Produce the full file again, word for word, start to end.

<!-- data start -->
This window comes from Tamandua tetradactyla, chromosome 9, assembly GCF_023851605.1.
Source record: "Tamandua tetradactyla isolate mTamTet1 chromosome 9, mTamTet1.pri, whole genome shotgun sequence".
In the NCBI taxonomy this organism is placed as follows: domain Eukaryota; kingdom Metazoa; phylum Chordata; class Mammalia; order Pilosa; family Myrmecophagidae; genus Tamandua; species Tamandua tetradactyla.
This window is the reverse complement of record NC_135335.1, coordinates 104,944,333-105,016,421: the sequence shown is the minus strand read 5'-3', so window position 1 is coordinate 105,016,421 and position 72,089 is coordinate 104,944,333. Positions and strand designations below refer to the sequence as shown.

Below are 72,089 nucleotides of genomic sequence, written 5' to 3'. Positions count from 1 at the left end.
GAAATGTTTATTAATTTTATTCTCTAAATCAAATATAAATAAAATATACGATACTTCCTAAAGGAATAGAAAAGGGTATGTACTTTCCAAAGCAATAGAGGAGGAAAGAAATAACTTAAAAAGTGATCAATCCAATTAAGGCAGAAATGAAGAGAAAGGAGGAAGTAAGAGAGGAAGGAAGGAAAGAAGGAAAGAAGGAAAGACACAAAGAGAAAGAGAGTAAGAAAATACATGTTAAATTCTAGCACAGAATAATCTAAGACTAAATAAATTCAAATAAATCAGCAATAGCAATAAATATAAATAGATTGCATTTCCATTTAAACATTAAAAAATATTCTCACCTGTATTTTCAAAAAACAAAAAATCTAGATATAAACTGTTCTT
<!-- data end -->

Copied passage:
This window comes from Tamandua tetradactyla, chromosome 9, assembly GCF_023851605.1.
Source record: "Tamandua tetradactyla isolate mTamTet1 chromosome 9, mTamTet1.pri, whole genome shotgun sequence".
In the NCBI taxonomy this organism is placed as follows: domain Eukaryota; kingdom Metazoa; phylum Chordata; class Mammalia; order Pilosa; family Myrmecophagidae; genus Tamandua; species Tamandua tetradactyla.
This window is the reverse complement of record NC_135335.1, coordinates 104,944,333-105,016,421: the sequence shown is the minus strand read 5'-3', so window position 1 is coordinate 105,016,421 and position 72,089 is coordinate 104,944,333. Positions and strand designations below refer to the sequence as shown.

Below are 72,089 nucleotides of genomic sequence, written 5' to 3'. Positions count from 1 at the left end.
GAAATGTTTATTAATTTTATTCTCTAAATCAAATATAAATAAAATATACGATACTTCCTAAAGGAATAGAAAAGGGTATGTACTTTCCAAAGCAATAGAGGAGGAAAGAAATAACTTAAAAAGTGATCAATCCAATTAAGGCAGAAATGAAGAGAAAGGAGGAAGTAAGAGAGGAAGGAAGGAAAGAAGGAAAGAAGGAAAGACACAAAGAGAAAGAGAGTAAGAAAATACATGTTAAATTCTAGCACAGAATAATCTAAGACTAAATAAATTCAAATAAATCAGCAATAGCAATAAATATAAATAGATTGCATTTCCATTTAAACATTAAAAAATATTCTCACCTGTATTTTCAAAAAACAAAAAATCTAGATATAAACTGTTCTT